“True belonging doesn’t require you to change who you are; it requires you to be who you are.” ― Brené Brown
This holiday season, I thought a lot about this quote by Brené Brown. Although we were all on edge with the proliferation of Omicron, all three of our children were able to make it back home. Now that they are all in their 20s, getting to spend almost 10 days together as a family is sacred. I feel blessed that we all truly love spending time together and I know that this is not a common sentiment felt by most families. During our deep conversations, goofy game playing extravaganzas and late night movies, I began to think of this quote about belonging and I had this realization that THIS may be the reason we actually consider our family time so sacred and, in many ways, healing.
You see, often, we are merely tolerating, quietly judging, worrying or even passively aggressively getting through our time with others. While these might be very effective strategies for getting through your time with others, it makes it nearly impossible to truly connect and find peace in a relationship.
I realized over this holiday that the “secret sauce” to family time bliss may merely be that one word: “belonging.” To me, belonging is a close cousin to “unconditional love.” When you create a sense of belonging, there is reverence in all qualities of others (even those that, on the surface, are not so pretty). When you create a community of belonging, whether it is in your relationship with one person or a group of people, you respect, love and honor all parts of that person or people. Rather than wishing things were different, hoping they would change, wanting to fix things for them or about them, or arguing how “you know best,” etc., you tap into that well deep within you that knows, we are all in this together, so let’s enjoy the ride and learn what we can from each other.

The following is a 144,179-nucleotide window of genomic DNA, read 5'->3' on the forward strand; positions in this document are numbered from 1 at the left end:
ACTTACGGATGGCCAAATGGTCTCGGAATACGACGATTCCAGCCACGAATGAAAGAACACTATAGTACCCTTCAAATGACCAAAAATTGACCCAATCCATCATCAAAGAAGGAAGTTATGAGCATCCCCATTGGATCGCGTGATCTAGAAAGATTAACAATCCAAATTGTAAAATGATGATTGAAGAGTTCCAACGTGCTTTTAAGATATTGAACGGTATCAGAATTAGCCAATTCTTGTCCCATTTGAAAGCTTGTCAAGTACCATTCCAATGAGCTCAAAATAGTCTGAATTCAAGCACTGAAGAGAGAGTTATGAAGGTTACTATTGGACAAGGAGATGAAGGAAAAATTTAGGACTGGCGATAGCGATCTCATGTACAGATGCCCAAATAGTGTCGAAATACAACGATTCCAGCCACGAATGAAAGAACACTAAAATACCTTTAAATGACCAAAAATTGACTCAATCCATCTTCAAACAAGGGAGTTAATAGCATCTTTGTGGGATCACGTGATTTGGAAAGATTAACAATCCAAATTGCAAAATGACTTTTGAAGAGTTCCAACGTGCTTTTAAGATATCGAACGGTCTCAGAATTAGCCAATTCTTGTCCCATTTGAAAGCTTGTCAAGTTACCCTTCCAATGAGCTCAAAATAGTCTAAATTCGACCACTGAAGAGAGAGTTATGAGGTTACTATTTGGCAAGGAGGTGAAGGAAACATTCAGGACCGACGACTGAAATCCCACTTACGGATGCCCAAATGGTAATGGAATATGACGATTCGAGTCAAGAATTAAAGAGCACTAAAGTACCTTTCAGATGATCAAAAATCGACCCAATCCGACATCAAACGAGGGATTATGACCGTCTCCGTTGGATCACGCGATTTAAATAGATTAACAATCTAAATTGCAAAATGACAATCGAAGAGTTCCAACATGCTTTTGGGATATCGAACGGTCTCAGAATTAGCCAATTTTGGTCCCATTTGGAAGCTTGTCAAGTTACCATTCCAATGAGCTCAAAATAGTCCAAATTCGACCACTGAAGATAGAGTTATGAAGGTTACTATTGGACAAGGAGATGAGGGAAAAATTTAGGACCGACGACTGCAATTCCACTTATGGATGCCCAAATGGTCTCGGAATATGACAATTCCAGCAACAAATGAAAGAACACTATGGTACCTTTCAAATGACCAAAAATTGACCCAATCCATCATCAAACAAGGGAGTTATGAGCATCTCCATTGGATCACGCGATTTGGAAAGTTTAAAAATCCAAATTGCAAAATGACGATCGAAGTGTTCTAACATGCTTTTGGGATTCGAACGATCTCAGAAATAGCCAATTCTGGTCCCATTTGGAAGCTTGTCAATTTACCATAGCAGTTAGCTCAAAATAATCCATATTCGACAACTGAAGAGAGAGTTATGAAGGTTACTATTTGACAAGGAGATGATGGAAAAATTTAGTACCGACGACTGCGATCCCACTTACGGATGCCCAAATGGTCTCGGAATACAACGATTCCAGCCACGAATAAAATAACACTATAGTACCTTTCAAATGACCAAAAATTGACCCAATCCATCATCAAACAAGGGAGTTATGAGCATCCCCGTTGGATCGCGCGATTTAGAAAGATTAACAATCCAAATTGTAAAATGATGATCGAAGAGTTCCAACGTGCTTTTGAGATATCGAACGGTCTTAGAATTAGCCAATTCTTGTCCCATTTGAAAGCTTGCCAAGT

I am not saying this is easy – especially with family. We all have a lot of history there and some of it can be painful. It has taken me years to “relax” and let things be in regards to my children. They are not perfect, and neither am I, but what I see as our glue is this that we all hold the intention of belonging. We thoroughly embrace each other as we are, flaws and all and what inevitably evolves is pure safety; a net woven in love and compassion.
With all of the craziness that is our world, I believe we all want more of this “at home” work life.
I leave you with this question to ponder and perhaps I will follow it up with suggestions of my own:
How do you create a sense of belonging in your home, or in your classroom where everyone feels safe enough to BE WHO THEY ARE….even you?
For a little inspiration, here is an image for you to hang in your home or classroom as a reminder: